The engineer who guided me  during those broadcasts and spun my records was Ray Moss a tall lanky black guy from Redondo Beach in California.  He was awesome!  We became good friends and he was a great addition to the international families who frequently would gather at our house, where we had friends of, I swear, every colour and creed.  There was Larry, a jewish trombone player, a member of the Minneapolis Symphony Orchestra married to Eileen, a classical pianist. She was of Italian decent. Their son Todd was Maria's best friend.  There were The Shuberts', Karin and Rolf, from Germany.  Their son Lars was Freddy's best friend.  We had the Jakobsens' from Norway and a great guy from Sweden who worked for SAS, he played the guitar and sang for us (his name eludes me) and many more wonderful people in our social circle.  Ray Moss swam in our communal swimming pool at Windsor Green, probably one of the first Afro Americans to swim in a pool where only white folks lived!  In Minnesota anyway!  We were proud of that moment!

All of this was spinning in my head as I watched the movie "The Butler."  I feel truly grateful with all the "players" in my life.  Earl, or EmoSan from Hawaii, Charles Scott and his family from somewhere  in the deep South, Vern Herzer who kindly tagged along to school with Maria for Show and Tell, to speak about being a Native American.  Bob and Roz who fed us Tacos and taught us what  chorizo was all about.  Who would we be without these fabulous people and all these influences?

When President Kennedy was shot, Barbara was grief stricken.  Wondering who would care about "her people" the way she felt he did?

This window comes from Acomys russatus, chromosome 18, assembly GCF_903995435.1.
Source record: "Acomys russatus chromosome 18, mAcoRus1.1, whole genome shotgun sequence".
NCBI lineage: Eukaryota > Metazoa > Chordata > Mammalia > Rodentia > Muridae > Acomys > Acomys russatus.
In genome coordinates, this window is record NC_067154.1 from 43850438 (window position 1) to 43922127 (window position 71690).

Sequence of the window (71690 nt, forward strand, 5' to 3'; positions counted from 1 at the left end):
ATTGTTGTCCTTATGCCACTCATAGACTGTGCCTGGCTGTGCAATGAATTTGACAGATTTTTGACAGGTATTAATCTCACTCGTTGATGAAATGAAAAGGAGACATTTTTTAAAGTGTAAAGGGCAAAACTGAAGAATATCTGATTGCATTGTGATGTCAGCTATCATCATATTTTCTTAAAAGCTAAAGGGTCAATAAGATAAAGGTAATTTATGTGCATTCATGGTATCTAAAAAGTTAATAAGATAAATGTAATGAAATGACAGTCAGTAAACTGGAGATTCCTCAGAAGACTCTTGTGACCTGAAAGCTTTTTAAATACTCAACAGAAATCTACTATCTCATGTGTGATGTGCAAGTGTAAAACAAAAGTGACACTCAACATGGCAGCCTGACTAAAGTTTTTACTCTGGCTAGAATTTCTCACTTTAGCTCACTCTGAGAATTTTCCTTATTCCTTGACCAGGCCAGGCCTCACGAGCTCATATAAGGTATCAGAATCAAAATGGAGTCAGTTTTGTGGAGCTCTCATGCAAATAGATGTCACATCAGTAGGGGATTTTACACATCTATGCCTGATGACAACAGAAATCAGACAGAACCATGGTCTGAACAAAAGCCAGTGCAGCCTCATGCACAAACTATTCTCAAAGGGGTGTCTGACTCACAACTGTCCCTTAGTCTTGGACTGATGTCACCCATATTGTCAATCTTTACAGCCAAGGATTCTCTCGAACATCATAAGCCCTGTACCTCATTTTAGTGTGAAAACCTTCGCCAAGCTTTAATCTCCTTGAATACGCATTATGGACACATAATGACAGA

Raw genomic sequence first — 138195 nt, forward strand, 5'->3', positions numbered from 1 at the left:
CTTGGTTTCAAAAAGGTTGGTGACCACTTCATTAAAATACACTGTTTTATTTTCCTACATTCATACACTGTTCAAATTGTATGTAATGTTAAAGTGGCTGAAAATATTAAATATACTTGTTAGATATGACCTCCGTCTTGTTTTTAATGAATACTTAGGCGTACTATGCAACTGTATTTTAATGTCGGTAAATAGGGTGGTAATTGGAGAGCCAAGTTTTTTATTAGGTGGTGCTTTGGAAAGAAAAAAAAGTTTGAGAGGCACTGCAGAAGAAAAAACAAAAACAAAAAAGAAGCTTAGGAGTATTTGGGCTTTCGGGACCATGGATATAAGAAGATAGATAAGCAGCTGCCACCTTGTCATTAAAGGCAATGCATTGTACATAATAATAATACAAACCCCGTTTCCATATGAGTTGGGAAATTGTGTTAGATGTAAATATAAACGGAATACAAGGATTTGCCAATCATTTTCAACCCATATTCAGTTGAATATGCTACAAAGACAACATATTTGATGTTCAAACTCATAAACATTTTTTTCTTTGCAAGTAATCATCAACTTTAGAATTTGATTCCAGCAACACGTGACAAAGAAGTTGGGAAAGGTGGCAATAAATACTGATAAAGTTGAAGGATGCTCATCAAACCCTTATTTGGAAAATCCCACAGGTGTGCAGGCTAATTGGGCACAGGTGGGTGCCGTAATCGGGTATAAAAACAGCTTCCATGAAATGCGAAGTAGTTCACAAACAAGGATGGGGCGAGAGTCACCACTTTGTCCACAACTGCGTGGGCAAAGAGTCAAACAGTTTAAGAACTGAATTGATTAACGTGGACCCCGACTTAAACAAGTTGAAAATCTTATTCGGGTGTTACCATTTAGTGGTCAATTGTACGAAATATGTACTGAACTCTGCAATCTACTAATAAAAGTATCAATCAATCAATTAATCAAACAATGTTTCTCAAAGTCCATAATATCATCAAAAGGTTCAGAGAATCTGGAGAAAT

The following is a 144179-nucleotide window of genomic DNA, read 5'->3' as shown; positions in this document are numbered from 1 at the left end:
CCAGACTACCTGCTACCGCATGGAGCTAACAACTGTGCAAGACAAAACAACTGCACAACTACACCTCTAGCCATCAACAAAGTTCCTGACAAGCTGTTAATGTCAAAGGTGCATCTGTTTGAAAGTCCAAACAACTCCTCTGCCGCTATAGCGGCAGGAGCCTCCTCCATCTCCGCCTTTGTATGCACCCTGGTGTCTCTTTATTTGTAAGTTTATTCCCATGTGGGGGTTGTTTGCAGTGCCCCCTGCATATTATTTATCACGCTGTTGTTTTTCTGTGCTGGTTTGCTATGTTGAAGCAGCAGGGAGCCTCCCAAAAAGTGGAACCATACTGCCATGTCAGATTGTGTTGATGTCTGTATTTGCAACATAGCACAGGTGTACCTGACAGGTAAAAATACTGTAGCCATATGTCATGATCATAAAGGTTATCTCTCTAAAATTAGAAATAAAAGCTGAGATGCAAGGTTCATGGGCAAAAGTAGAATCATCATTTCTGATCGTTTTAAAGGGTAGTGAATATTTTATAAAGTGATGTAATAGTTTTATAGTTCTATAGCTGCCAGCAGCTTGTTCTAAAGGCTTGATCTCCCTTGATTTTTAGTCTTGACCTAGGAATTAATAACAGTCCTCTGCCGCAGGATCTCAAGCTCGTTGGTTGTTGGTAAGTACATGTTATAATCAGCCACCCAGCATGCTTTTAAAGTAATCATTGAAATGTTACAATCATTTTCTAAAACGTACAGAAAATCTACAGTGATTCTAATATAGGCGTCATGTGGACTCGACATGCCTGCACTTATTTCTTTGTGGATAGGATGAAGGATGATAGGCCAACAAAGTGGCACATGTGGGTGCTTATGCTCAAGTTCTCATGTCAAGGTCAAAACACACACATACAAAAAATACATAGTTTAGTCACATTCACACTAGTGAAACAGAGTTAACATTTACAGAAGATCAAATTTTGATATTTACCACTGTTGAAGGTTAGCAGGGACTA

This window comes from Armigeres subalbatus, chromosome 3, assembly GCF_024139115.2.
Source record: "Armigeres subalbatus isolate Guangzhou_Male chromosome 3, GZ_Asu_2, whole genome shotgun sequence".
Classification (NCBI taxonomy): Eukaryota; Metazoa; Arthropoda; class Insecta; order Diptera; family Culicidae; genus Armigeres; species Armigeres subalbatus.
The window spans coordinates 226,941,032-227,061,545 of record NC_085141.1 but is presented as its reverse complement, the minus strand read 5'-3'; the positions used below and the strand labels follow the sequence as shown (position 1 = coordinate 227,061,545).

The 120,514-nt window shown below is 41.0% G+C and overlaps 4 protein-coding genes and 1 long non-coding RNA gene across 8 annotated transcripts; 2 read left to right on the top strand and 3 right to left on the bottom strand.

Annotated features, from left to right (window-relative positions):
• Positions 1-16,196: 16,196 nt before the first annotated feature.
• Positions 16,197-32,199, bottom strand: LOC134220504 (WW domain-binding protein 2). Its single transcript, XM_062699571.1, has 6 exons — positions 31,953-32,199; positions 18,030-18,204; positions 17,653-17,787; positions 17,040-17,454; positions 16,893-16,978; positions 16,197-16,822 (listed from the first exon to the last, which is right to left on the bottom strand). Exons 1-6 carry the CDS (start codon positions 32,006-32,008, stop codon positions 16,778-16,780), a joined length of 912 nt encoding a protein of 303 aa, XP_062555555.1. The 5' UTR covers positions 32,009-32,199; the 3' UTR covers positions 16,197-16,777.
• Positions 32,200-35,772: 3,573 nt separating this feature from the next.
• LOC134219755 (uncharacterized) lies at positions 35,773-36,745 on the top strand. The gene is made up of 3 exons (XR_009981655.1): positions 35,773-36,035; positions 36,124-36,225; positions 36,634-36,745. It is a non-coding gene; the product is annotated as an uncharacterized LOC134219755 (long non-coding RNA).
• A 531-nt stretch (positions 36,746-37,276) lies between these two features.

Then not long after that I came home from work that tragic day when Martin Luther King Jr., had been shot.  John visibly upset, saying to  me "Mommy, Mommy they have killed the King"!  He was trying to tell me in his way!  John was six years old!

Prejudices come in many forms.  Islamophobes, Homophobes, and oh, the Gypsies , etc.  Like a snake, crawling in tall grass.  We are all guilty of it to some degree or other, sadly.  I met, this person a while back who not long ago moved to California from Sweden, having landed first in Minnesota just like I did.  This person complained about there being too many Mexicans in the neigbourhood where her friends lived!

As it appears to me prejudices of all kinds, big and small are taught!  I have learned in my personal  life with my own children that they do not "see" skin colour, differences in the shape of eyes, or whether hair is curly or straight.  Unless you point it out to them.  They learn that later as they are growing up through their social contacts.

When I was growing up there were some members of our family who used and liked GARLIC! Imagine that!  They liked salami, God forbid!

What can one say, other than back in the day they burned "witches" at the stake for less!
How would it be if we just tried to be a bit more tolerant?  Allowing people to be different.  Not having  our neighbours necessarily  eat herring and pickled pigs feet if they don't want to.  Embracing immigrants. Being grateful for what they bring into our lives and into our culture.  Variety!  New tastes!  New ways of doing things!  Just because we have done something a certain way for the last 100 years does not always mean it is the ONLY way.  Does it?